Never heard of this game before? It's a cute, Japanese take on Scrabble, designed by Hiroyuki Goto, called Kotoba no Puzzle: Mojipittan. Unlike Scrabble, the rules in Mojipittan are slightly different, and its cutesy graphics have made the series popular across many platforms, including the arcade, PS2, DS, PSP and most recently the Wii. The aim is to pick out hiragana letters from a pool of letters available to you on that stage, and form words by joining them with letters already on the play area. Complete the objective and the stage is clear. Bonus points are awarded for making long words and forming two or more words in one go. It's simpler than it sounds, but only if you know Japanese, of course.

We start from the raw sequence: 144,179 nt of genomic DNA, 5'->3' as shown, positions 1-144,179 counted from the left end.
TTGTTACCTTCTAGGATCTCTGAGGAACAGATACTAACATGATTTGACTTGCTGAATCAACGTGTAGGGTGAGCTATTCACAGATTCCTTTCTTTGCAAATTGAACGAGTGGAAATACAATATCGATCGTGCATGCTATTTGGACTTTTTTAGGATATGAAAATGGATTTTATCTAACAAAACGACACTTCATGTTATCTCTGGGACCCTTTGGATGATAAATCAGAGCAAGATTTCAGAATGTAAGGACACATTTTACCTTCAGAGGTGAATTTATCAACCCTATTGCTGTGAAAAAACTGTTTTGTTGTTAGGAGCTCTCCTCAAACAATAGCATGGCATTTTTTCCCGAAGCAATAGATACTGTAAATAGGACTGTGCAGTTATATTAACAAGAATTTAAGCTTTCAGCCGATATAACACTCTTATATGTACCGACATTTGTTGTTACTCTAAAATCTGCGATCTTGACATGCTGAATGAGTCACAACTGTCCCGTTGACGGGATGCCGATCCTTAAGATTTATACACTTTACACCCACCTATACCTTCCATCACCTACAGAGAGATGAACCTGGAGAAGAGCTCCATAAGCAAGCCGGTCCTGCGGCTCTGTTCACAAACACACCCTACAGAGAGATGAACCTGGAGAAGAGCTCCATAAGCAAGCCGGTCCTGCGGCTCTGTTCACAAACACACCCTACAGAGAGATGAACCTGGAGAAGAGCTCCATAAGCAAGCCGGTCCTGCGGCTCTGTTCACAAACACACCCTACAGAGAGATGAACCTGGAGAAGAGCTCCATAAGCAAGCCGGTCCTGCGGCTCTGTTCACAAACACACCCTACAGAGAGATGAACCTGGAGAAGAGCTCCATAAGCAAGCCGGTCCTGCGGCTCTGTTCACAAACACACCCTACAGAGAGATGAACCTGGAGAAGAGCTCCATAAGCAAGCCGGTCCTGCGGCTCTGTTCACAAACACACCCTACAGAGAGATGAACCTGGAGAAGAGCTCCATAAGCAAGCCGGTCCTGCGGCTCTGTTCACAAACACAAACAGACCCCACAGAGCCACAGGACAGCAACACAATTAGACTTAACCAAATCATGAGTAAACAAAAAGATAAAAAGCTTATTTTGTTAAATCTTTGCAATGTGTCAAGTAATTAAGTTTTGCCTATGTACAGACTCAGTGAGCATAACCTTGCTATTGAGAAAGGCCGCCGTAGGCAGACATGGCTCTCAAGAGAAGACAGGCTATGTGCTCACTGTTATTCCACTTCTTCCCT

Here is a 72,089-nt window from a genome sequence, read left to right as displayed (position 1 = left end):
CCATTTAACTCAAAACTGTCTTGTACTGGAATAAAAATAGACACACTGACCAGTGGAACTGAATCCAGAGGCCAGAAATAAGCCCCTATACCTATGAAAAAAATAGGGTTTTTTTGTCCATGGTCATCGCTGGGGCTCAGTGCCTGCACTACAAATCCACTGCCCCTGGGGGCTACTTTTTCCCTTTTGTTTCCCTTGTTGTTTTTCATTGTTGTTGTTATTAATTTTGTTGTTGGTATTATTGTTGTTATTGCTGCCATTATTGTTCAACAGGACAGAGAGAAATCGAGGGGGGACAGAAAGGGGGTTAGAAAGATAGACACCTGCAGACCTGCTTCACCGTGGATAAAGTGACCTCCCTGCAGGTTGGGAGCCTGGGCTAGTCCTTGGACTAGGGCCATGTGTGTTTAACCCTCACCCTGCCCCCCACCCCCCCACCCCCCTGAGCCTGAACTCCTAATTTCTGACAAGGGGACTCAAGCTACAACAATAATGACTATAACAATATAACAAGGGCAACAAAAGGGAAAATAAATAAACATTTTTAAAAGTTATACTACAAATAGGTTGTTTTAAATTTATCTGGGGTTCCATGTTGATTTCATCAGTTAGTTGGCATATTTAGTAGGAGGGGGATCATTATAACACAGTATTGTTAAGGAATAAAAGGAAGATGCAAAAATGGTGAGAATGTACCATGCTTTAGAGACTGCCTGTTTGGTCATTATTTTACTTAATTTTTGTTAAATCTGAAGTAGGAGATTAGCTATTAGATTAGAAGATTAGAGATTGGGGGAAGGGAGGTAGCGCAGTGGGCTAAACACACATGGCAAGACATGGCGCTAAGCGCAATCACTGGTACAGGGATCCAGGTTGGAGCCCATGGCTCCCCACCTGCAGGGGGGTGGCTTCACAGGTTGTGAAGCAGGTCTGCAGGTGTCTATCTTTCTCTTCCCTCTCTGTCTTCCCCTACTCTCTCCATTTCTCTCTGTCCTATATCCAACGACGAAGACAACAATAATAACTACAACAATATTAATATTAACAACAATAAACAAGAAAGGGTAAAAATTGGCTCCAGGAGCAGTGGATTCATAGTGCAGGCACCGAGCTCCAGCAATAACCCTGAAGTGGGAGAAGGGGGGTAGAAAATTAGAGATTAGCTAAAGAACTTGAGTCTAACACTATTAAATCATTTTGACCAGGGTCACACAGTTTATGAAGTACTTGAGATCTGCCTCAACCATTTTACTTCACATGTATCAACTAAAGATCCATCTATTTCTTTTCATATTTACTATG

Mojipittan Medley is composed by Satoru Kousaki (神前暁), a member of Namco's music team. It is a mix of three songs from the game, first is Futari no Mojipittan, then followed by the English song Words Words no Mahou, and then ending with the title screen music. It is the first song in Taiko to have its own dancers on the bottom of the screen, featuring the word tile mascots, Moji-kun, Moji-chan, and Erabu-kun (the bar which contains all your letters). It's an old song in Taiko that has evolved a lot over time, getting note changes and even Master Notes. When it was first released on Taiko PS2 1, there was no Kantan difficulty and the Oni notechart was identical to the Muzukashii one, just like many other old songs (eg Go Go Kitchen, Ridge Racer). Immediately after, this medley got a new Oni chart on Taiko 4. The chart was changed once again on Taiko 10/DS1 and has remained that way ever since.